Other options for underwater homeowners

If you’re ready to walk away from your home or simply can’t afford it anymore, consider one of the avenues below:

Home sale

You could attempt to sell your home, with the understanding that you likely won’t make enough profit to pay off your mortgage. If you have a hefty savings account, you can use some of those funds to pay the difference between the amount your home sale covers and your outstanding loan balance.

Short sale

Another option is a short sale, which allows you to sell your home for a price that is less than the outstanding balance on your mortgage. Additionally, your mortgage lender may forgive your remaining mortgage debt. Keep in mind that your credit score will take a hit with this option — it could drop by 100 points, according to FICO.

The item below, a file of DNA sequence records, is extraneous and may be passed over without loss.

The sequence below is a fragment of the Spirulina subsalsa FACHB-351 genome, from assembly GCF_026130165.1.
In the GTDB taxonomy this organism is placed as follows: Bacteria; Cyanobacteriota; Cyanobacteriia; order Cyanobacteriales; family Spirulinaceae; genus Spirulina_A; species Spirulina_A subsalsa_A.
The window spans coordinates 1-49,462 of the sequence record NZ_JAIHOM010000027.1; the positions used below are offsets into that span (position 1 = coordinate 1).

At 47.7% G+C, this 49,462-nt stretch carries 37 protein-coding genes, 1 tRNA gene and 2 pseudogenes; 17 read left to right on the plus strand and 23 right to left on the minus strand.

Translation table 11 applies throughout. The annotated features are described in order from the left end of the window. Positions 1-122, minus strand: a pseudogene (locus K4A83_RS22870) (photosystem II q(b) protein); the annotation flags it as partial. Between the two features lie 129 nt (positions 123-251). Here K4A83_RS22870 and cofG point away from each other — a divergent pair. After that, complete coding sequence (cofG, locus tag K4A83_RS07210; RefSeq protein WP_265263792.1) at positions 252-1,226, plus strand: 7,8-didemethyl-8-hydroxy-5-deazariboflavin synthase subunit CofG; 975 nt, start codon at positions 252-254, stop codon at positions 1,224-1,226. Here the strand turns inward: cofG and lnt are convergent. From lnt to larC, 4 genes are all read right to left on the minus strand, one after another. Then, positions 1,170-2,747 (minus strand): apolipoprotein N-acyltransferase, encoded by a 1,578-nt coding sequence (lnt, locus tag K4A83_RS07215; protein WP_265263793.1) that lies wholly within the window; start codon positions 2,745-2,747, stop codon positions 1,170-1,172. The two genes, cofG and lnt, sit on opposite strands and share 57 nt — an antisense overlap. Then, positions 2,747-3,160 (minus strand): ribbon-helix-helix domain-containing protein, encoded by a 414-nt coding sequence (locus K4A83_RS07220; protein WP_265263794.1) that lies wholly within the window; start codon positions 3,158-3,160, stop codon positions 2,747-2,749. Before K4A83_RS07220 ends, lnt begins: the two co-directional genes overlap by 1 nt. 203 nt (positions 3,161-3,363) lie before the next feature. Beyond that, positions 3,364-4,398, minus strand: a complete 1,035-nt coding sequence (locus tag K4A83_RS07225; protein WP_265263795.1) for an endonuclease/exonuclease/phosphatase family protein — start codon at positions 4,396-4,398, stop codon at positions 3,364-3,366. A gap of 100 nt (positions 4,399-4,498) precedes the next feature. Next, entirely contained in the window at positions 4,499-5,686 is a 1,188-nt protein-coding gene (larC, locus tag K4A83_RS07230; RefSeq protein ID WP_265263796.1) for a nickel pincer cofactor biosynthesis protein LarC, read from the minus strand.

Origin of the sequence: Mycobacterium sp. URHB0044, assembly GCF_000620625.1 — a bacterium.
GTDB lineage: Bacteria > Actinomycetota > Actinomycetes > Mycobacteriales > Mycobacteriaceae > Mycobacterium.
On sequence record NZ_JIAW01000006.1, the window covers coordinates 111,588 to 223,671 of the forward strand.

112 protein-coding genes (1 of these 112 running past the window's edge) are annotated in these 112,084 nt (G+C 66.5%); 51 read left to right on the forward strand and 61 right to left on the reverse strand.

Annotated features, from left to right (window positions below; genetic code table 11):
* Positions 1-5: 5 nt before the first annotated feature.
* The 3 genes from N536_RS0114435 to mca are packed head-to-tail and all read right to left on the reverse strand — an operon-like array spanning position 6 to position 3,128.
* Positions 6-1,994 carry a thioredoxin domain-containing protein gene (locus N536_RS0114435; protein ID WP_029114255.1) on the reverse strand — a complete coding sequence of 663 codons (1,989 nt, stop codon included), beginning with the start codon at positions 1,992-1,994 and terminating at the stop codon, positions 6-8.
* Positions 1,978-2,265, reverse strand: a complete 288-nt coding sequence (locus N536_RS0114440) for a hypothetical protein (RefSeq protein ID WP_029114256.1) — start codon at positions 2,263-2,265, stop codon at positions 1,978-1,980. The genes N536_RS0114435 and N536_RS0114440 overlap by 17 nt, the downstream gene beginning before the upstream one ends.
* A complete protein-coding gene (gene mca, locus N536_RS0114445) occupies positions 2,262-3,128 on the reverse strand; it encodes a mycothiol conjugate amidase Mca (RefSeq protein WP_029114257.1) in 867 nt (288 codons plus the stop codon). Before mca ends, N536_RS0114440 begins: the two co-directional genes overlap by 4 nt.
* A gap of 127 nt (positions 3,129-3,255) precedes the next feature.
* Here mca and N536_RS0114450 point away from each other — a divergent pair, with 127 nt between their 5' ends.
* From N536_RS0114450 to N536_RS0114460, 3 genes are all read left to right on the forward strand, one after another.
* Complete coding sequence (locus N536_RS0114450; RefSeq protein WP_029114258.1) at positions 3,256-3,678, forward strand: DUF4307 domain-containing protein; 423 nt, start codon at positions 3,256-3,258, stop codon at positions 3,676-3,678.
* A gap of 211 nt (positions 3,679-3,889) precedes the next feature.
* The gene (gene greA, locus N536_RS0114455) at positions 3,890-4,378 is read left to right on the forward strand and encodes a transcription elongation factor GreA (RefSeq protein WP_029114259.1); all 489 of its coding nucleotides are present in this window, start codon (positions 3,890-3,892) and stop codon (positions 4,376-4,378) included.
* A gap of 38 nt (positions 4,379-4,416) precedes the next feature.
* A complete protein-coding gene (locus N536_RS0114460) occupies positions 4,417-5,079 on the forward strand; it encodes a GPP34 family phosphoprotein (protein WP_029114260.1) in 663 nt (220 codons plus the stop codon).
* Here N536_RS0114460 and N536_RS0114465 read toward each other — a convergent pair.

Deed in lieu of foreclosure

A deed in lieu of foreclosure, also known as a mortgage release, is the process of voluntarily transferring the ownership of your home to your lender. In exchange, you may be released from your mortgage payments and debt. This option also prevents you from going into foreclosure.

Similar to short sales, a deed in lieu of foreclosure negatively impacts credit scores.

The bottom line

You may feel helpless if you’re dealing with an underwater mortgage, but you have options. If you’re able to manage your monthly payments as they are, it may be best to continue paying down your loan as usual, making extra payments whenever possible. But if you’re struggling or simply want to reduce your payment amount, consider a loan modification or a refinance.

Be sure to discuss your available options with your mortgage lender or servicer, and remember that maintaining on-time payments will help your case.

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Crissinda Ponder
Crissinda Ponder |

Crissinda Ponder is a writer at MagnifyMoney. You can email Crissinda here